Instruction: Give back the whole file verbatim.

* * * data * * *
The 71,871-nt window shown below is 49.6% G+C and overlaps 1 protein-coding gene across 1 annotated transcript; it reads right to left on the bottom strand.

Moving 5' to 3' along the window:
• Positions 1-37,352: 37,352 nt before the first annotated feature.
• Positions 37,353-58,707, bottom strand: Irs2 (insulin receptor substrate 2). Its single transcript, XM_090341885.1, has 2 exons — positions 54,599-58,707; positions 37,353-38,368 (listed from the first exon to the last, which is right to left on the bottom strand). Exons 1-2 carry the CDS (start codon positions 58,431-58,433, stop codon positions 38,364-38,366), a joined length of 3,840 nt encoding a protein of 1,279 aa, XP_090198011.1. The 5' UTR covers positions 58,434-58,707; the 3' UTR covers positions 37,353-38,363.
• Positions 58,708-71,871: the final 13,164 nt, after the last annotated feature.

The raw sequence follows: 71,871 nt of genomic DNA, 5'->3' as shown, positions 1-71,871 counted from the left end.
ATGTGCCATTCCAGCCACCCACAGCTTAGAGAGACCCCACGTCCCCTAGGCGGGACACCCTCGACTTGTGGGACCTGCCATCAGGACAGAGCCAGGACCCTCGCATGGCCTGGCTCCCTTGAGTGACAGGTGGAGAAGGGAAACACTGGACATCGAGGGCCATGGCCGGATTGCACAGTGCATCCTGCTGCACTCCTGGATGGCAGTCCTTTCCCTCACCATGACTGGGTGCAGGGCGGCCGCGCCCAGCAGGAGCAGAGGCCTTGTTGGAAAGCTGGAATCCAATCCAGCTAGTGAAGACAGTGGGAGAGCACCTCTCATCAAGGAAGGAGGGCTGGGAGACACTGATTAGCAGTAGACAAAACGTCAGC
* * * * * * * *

The 71,871-nt window shown below is 49.6% G+C and overlaps 1 protein-coding gene across 1 annotated transcript; it reads right to left on the bottom strand.

Moving 5' to 3' along the window:
• Positions 1-37,352: 37,352 nt before the first annotated feature.
• Positions 37,353-58,707, bottom strand: Irs2 (insulin receptor substrate 2). Its single transcript, XM_090341885.1, has 2 exons — positions 54,599-58,707; positions 37,353-38,368 (listed from the first exon to the last, which is right to left on the bottom strand). Exons 1-2 carry the CDS (start codon positions 58,431-58,433, stop codon positions 38,364-38,366), a joined length of 3,840 nt encoding a protein of 1,279 aa, XP_090198011.1. The 5' UTR covers positions 58,434-58,707; the 3' UTR covers positions 37,353-38,363.
• Positions 58,708-71,871: the final 13,164 nt, after the last annotated feature.

The raw sequence follows: 71,871 nt of genomic DNA, 5'->3' as shown, positions 1-71,871 counted from the left end.
ATGTGCCATTCCAGCCACCCACAGCTTAGAGAGACCCCACGTCCCCTAGGCGGGACACCCTCGACTTGTGGGACCTGCCATCAGGACAGAGCCAGGACCCTCGCATGGCCTGGCTCCCTTGAGTGACAGGTGGAGAAGGGAAACACTGGACATCGAGGGCCATGGCCGGATTGCACAGTGCATCCTGCTGCACTCCTGGATGGCAGTCCTTTCCCTCACCATGACTGGGTGCAGGGCGGCCGCGCCCAGCAGGAGCAGAGGCCTTGTTGGAAAGCTGGAATCCAATCCAGCTAGTGAAGACAGTGGGAGAGCACCTCTCATCAAGGAAGGAGGGCTGGGAGACACTGATTAGCAGTAGACAAAACGTCAGC